- freely available
Molecules 2012, 17(11), 12612-12621; doi:10.3390/molecules171112612
Published: 25 October 2012
Abstract: A sequential solvent extraction scheme was employed for the extraction of antioxidant compounds from kenaf (Hibiscus cannabinus L.) seeds. Yield of extracts varied widely among the solvents and was the highest for hexane extract (16.6% based on dry weight basis), while water extract exhibited the highest total phenolic content (18.78 mg GAE/g extract), total flavonoid content (2.49 mg RE/g extract), and antioxidant activities (p < 0.05). DPPH and hydroxyl radical scavenging, β-carotene bleaching, metal chelating activity, ferric thiocyanate and thiobarbituric acid reactive substances assays were employed to comprehensively assess the antioxidant potential of different solvent extracts prepared sequentially. Besides water, methanolic extract also exhibited high retardation towards the formation of hydroperoxides and thiobarbituric acid reactive substances in the total antioxidant activity tests (p < 0.05). As conclusion, water and methanol extracts of kenaf seed may potentially serve as new sources of antioxidants for food and nutraceutical applications.
A number of epidemiological studies have demonstrated that many herbs and medicinal plants have potential disease-preventive effects against oxidative stress [1,2], and a significant number of herbs, spices, cereals, and legumes have been explored as potential sources of antioxidants. Besides the disease-preventive and health-promoting effects of these natural sources of antioxidants, they have profound effects on food preservation, i.e., degradation against oxidative deterioration.
Lipid oxidation is one of the causes of deterioration that occurs in food products during processing and storage . It badly affects sensory attributes of food products by imparting undesirable rancid flavors, textures and tastes to food products , resulting in an overall decrease in the shelf-life of foods. Besides this, lipid oxidation will also jeopardize the nutritional quality of the food products by interfering with the absorption/bioavailability of macronutrients (such as proteins or folic acid) and accelerate the development of a few oxidative stress related diseases, such as atherosclerosis, cancers and Alzheimer’s disease . Owing to that, it is therefore important to minimize the process of lipid oxidation.
Synthetic antioxidants such as BHA and BHT have been being commonly used during food processing in order to prolong the storage stability of fats, oils and lipid-containing foods , but involvement of these synthetic antioxidants in a number of physiological disorders and diseases has been reported. Owing to that, natural antioxidants such as phenolic compounds and other phytochemicals have emerged as safer alternatives to synthetic antioxidants in recent years. According to Miraliakbari and Shahidi , natural antioxidants can function as free radical scavengers, reducing agents, chelators of prooxidant metals, or as quenchers of singlet oxygen and thus delay the lipid oxidation process in food products. A number of antioxidative sources based on natural origin have been explored so far, but still there exists need for the search of newer sources, which may be safer, more economical and preferably from dietary sources. This study is part of that series of investigations.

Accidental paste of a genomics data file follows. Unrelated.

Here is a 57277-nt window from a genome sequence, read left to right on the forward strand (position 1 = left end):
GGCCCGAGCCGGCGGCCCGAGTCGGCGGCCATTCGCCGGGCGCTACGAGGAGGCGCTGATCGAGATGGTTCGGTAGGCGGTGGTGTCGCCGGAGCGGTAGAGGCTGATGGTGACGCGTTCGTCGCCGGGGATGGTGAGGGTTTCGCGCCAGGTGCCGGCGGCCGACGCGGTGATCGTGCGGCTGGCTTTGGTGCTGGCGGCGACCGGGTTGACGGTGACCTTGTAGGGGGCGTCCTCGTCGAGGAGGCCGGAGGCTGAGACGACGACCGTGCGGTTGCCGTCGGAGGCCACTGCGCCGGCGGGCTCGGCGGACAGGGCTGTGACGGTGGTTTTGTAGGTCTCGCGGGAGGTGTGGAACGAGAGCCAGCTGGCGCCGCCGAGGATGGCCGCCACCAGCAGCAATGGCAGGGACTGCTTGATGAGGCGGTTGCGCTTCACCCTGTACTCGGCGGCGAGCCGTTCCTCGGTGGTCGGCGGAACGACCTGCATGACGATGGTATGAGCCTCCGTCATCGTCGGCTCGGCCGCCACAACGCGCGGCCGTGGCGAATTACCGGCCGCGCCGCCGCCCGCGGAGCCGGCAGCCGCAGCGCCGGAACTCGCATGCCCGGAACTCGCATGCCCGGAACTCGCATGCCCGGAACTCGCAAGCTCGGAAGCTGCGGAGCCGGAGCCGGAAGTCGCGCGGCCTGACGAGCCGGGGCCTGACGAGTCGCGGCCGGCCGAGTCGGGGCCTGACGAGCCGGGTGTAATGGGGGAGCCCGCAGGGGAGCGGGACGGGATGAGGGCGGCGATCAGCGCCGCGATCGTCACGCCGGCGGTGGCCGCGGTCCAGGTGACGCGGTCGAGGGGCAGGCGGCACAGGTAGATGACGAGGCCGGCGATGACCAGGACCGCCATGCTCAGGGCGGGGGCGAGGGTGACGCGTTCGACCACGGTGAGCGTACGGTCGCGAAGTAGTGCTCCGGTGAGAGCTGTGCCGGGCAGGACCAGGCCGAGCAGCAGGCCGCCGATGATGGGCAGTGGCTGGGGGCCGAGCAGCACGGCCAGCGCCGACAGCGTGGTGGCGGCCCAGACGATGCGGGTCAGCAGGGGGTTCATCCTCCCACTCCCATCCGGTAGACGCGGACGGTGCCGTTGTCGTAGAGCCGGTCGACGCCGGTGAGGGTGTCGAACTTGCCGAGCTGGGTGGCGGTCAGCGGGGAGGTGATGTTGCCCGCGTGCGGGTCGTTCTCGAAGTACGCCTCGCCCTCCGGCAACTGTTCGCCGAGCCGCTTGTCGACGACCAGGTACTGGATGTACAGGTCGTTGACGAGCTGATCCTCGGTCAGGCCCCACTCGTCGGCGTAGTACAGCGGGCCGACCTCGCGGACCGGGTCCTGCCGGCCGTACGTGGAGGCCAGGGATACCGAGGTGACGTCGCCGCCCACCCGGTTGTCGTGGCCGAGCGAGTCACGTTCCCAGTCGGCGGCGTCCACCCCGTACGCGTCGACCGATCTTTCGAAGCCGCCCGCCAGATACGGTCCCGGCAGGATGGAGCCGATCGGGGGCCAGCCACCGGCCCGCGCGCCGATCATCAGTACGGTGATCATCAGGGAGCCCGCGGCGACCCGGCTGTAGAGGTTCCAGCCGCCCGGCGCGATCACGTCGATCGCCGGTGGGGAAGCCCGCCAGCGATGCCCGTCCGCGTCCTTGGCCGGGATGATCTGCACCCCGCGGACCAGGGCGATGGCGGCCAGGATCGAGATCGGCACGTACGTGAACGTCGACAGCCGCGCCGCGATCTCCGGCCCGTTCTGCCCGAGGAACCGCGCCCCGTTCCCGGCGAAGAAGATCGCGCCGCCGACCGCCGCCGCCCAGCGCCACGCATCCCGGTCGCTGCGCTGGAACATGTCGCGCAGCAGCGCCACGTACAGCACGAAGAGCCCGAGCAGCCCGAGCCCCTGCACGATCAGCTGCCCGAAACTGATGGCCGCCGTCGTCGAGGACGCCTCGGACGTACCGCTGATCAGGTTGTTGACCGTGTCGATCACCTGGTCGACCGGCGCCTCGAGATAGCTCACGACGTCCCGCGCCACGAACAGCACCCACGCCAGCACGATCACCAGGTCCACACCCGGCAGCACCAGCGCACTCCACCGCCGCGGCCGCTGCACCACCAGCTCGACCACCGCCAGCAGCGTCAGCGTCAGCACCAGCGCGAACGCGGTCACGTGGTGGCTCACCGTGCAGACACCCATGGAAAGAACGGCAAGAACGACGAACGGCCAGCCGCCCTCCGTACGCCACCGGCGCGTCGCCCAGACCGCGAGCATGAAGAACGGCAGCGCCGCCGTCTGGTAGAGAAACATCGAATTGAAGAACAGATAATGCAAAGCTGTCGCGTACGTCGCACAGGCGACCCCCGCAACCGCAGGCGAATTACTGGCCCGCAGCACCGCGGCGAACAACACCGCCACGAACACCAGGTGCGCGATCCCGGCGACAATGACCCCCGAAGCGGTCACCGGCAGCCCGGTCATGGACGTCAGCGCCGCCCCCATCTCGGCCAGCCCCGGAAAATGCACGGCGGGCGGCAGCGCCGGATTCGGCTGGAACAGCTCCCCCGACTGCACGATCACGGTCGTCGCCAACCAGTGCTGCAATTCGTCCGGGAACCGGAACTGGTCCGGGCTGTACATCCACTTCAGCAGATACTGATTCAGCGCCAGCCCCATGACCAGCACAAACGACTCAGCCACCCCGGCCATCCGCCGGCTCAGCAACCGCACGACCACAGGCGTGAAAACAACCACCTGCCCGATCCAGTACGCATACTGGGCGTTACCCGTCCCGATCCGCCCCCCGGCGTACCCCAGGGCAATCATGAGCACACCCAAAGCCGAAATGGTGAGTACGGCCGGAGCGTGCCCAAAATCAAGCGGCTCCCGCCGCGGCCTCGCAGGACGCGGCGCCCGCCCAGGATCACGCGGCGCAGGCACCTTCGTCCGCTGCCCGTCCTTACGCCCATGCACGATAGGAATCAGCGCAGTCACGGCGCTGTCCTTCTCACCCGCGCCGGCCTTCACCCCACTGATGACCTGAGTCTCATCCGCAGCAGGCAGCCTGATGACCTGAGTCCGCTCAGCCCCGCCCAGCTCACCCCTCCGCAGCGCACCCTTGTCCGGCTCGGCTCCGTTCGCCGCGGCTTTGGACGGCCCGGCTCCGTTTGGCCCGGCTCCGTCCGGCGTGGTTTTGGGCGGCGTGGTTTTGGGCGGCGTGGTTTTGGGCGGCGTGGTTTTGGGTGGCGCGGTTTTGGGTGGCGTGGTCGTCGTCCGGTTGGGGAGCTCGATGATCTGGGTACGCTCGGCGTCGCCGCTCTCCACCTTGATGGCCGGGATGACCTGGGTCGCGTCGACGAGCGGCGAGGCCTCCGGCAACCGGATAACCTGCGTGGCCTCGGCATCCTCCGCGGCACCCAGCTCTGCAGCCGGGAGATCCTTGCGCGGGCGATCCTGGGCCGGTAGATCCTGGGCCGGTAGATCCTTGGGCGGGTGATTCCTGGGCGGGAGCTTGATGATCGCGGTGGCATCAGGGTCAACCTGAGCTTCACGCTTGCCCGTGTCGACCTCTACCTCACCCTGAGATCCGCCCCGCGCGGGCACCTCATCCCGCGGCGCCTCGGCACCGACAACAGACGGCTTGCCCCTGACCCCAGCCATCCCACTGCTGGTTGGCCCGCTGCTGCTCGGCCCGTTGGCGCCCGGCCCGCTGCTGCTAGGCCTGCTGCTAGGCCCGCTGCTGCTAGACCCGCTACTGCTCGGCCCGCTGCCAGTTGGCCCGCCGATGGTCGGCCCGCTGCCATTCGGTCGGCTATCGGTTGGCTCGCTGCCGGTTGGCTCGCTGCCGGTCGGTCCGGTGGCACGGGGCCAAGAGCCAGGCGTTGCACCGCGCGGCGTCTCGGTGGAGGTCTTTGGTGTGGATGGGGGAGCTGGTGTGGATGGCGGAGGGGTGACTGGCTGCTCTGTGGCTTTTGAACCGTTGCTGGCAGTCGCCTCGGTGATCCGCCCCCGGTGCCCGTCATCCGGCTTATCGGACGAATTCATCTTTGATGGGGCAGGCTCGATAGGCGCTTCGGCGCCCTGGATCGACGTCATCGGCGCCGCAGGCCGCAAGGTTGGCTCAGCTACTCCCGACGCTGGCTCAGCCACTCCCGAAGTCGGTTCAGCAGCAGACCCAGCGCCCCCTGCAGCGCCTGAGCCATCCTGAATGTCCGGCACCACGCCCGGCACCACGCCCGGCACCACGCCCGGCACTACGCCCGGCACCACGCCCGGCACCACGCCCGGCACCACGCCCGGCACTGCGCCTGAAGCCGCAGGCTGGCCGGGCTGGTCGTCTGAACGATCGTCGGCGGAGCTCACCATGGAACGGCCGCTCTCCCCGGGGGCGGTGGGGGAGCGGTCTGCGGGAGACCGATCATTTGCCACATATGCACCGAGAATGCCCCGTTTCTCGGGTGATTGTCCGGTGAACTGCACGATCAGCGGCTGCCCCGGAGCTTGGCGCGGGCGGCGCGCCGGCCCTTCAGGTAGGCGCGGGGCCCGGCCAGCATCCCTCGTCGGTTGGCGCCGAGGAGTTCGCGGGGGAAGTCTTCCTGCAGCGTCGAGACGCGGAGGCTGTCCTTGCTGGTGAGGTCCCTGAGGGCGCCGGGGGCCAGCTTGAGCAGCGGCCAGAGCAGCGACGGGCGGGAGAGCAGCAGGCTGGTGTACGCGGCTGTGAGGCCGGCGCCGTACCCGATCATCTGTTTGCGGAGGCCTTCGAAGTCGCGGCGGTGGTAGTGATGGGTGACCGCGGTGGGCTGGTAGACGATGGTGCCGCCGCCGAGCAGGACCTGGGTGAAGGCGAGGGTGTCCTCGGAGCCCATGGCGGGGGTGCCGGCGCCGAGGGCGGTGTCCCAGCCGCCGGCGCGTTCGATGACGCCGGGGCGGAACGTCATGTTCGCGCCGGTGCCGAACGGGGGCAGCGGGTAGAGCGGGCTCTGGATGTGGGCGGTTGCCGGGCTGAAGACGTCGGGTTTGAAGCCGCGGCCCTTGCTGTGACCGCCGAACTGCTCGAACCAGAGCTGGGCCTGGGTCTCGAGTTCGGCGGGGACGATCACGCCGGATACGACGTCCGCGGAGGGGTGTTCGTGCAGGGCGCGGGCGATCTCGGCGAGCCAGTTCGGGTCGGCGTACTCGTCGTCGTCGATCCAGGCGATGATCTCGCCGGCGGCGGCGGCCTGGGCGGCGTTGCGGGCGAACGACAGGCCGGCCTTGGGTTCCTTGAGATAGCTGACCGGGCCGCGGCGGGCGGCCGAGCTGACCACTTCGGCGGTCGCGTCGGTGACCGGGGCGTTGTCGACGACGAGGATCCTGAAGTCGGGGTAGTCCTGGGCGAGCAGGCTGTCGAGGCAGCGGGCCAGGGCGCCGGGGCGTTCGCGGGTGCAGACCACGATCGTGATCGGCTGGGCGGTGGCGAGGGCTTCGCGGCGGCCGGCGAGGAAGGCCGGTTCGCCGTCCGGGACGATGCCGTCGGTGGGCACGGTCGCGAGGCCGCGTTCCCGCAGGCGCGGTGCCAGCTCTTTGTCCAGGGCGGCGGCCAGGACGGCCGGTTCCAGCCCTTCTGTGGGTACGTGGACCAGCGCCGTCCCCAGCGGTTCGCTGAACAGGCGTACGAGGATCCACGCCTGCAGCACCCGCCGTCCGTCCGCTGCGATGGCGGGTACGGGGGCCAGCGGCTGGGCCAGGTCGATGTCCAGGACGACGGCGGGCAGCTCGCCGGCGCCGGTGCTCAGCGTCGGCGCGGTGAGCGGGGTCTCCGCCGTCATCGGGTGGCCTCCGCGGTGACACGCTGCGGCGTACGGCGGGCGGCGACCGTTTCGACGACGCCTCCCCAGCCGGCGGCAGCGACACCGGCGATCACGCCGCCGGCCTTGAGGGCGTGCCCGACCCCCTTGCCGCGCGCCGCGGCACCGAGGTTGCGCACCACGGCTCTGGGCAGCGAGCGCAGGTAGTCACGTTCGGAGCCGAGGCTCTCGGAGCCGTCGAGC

Kenaf (Hibiscus cannabinus L.) is an annual herbaceous plant that has great potential as a source of fiber, energy, and feedstock. It has been cultivated as a commodity plant in many countries such as China, India, and Thailand. Currently, Malaysia has started to cultivate kenaf as its fourth industrial crop in order to replace tobacco plantations and research on kenaf seed production was initiated in Malaysia in early 2000 . Kenaf seed is a byproduct of the kenaf industry. Previous studies have suggested that kenaf seed oil (23.7%) is suitable for human consumption due to its unique fatty acid composition and antioxidant activity [7,8]. Nevertheless, studies on the phenolic content and antioxidant activity of different kenaf seed extracts are very limited at present. Thus, this study was initiated in order to investigate the phenolic content and antioxidant activity of kenaf seed extracts, obtained through sequential solvent extraction.
2. Results and Discussion
2.1. Yield of Sequentially Prepared Extracts, Total Phenolic Content and Total Flavonoid Content
Extracts of kenaf seeds were obtained following a sequential solvent extraction procedure and yield of extract obtained for each solvent was calculated separately (Table 1). Yields varied over a wide range of 4.63%–16.60% (based on dry weight basis) among the solvents. The highest yield was obtained for hexane extract (16.60%) followed by water (6.4%), methanol (4.7%) and chloroform (4.6%), respectively; differences being significant (p < 0.05) among the solvents. Such a wide variation in the yield of extracts is due to the different polarities of the extraction solvents. The high extraction yield for hexane is due to the high content of oil in kenaf seed ; ranging from 21.4% to 26.4% [7,8,10].
|Table 1. Yield of sequentially extracted kenaf seeds; total phenolic and total flavonoid contents.|
|Extract (according to polarity)||Yield (% w/dw sample)||Total Phenolic Content (mg GAE/g extract)||Total Flavonoids (mg RE/g extract)|
|Water||6.65 ± 0.07 a||18.78 ± 0.35 a||2.49 ± 0.53 a,b|
|Methanol||4.66 ± 0.20 b||5.36 ± 0.88 b||1.77 ± 0.28 a|
|Chloroform||4.63 ± 0.72 b||12.26 ± 1.27 c||2.94 ± 0.10 b|
|Hexane||16.60 ± 0.18 c||2.16 ± 0.21 d||1.64 ± 0.38 a|
Note: Data are expressed as mean ± SD; Values with different superscripts within the same column are significantly (p < 0.05) different and vice versa.
Total phenolic contents (TPC) for kenaf seed extracts, obtained sequentially in different solvents, were determined spectrophotometrically using gallic acid as calibration standard. The TPC values varied over a wide range, i.e., 2.16–18.78 mg GAE/g, among the extracts prepared in different solvents (Table 1).
Highest TPC (18.78 mg GAE/g extract) was observed for aqueous extract with significant differences for TPC in the extracts of other solvents (p < 0.05). The findings reveal that most of the phenolic compounds in kenaf seeds are highly polar in nature, and thus more efficiently extractable by polar solvents. The highest yield in water may be attributed to the chemical structure of phenolic compounds, which contain one or more hydrophilic hydroxyl groups. Moreover, the findings are in agreement with the observations of Matthaus , who reported the high efficiency of polar solvents, i.e., water and methanol, in extracting phenolic compounds from several oilseeds.